The dinosaur paleontology exhibits are spread between the Nature Building and the Science Building.
The Science Building has a "Dino Pit," where kids can "dig" for dinosaur bones. Looming above the sand boxes is a T.rex and a Quetzalcoatlus.
|Author and pterosaur|
|Author and bird|
|Greg and Deinosuchus skull|
The basement of the Nature Building houses the prep lab, where paleontologists are presently at work preparing a new Alamosaurus for display. It's my understanding that this Alamosaurus is proof that this genus was a lot larger than previously thought...
|Alamosaurus being prepped|
In addition to the permanent exhibits, the Dallas Museum is host to any number of traveling exhibits. Presently, they have "Chinasaurs," an exhibit of some of the extraordinary fossils that have been uncovered from China and Mongolia. The exhibit is arranged chronologically, with a room dedicated to each of the Triassic, Jurassic, and Cretaceous Periods.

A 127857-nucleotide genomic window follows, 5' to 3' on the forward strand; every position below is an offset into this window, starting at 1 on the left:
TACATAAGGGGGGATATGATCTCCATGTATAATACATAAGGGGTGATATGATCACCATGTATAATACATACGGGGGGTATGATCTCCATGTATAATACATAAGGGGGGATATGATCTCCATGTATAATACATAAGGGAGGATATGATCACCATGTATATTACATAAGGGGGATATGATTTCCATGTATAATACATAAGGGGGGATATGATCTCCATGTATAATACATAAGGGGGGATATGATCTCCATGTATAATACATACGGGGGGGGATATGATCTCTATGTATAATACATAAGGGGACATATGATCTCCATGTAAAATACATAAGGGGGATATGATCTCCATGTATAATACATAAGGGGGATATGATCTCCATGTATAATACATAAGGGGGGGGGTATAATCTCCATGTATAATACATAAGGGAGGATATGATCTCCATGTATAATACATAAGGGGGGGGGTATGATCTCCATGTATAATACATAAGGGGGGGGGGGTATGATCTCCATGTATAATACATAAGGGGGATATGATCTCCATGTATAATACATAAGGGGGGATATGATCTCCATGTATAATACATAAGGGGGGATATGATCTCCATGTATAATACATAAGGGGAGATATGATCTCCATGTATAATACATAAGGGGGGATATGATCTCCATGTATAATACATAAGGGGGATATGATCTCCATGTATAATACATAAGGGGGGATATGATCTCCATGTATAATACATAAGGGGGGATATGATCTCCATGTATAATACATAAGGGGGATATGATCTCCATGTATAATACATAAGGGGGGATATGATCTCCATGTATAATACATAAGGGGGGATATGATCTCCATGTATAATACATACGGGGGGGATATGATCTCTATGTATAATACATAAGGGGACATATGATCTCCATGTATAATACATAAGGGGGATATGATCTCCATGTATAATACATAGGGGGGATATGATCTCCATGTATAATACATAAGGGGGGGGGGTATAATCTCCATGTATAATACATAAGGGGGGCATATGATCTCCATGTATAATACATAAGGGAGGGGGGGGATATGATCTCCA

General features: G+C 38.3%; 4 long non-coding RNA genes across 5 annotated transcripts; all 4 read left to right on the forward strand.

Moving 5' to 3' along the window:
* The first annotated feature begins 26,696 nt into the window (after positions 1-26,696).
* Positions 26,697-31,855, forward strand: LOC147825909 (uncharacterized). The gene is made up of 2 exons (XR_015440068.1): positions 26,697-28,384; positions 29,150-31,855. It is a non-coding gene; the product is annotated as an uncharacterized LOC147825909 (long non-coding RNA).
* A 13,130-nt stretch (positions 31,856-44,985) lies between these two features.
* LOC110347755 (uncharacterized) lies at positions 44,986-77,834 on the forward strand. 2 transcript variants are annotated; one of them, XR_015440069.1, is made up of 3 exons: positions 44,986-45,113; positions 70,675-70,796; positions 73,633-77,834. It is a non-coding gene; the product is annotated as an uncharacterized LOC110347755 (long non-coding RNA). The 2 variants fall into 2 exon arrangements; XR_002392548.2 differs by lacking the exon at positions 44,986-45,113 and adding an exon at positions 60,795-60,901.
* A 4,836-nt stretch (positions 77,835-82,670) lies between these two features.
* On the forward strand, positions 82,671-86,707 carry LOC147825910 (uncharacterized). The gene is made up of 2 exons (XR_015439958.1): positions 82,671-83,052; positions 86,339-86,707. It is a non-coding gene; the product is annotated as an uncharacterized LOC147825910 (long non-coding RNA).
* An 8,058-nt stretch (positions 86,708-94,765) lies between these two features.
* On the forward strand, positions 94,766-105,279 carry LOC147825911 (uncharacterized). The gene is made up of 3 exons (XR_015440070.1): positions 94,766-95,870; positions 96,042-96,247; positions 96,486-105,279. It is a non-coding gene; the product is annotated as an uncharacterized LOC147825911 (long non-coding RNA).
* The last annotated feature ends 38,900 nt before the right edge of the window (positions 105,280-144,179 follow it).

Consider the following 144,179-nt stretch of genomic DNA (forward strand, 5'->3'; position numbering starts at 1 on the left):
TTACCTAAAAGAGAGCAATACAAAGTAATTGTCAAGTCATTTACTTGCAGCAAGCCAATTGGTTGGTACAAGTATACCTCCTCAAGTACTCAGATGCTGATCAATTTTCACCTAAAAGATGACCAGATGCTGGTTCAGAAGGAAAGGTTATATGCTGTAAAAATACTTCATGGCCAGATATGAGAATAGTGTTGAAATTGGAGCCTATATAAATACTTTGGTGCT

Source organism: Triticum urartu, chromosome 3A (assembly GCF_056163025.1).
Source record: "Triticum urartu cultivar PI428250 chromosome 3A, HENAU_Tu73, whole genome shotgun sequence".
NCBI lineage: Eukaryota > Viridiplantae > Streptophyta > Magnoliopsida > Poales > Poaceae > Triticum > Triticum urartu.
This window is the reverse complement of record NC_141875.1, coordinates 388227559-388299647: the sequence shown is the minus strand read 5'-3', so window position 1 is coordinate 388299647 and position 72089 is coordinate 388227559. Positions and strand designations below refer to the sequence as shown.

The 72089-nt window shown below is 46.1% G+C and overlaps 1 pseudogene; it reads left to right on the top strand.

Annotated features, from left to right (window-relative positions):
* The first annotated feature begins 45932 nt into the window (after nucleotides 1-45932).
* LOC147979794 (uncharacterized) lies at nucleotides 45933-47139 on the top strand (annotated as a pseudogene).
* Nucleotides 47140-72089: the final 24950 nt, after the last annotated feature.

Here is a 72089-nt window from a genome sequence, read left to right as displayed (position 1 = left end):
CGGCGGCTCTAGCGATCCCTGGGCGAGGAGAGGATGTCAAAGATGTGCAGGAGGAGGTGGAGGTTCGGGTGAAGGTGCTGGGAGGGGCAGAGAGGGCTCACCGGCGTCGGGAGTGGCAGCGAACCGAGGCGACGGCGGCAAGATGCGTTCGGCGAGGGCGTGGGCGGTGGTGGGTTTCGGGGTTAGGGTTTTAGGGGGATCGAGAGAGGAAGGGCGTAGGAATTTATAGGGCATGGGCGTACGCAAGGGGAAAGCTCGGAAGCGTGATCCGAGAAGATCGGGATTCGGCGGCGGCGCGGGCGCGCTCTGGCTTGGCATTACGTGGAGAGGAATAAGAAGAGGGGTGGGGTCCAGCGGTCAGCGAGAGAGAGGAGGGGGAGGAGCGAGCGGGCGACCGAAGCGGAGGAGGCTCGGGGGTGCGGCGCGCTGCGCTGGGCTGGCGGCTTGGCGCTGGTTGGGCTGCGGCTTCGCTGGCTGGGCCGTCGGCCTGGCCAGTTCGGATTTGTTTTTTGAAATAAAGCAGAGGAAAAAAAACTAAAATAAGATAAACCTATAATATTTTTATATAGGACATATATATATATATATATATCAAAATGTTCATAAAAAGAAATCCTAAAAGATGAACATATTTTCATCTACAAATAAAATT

|The stegosaur Tuojiangosaurus|
|Really small Psittacosaurus|
Perhaps most significant of the recent finds was the discovery in 1995 of Sinosauropteryx, the first dinosaur found to have had feathers. Although hypothesized as early as the 1970s, this was the first definitive proof. Other dinosaurs in the exhibit that have been found to have had feathers include include Caudipteryx and Microraptor.
|Author and Caudipteryx|
|Greg and Velociraptor|
The exhibit is a mix of skeletons and animatronics. I'm not crazy about the animatronics, because they never look quite right to me. With this exhibit, the theropods in particular seemed a bit too large and "thick bodied," and Oviraptor and Velociraptor should have feathers. Still, they're kind of fun and there's something about seeing the creatures with "flesh" that makes you appreciate them as actual animals.
The Chinasaurs exhibit will be there until September 4, 2011. The web site includes some terrific information, as well as a Teacher Guide [pdf].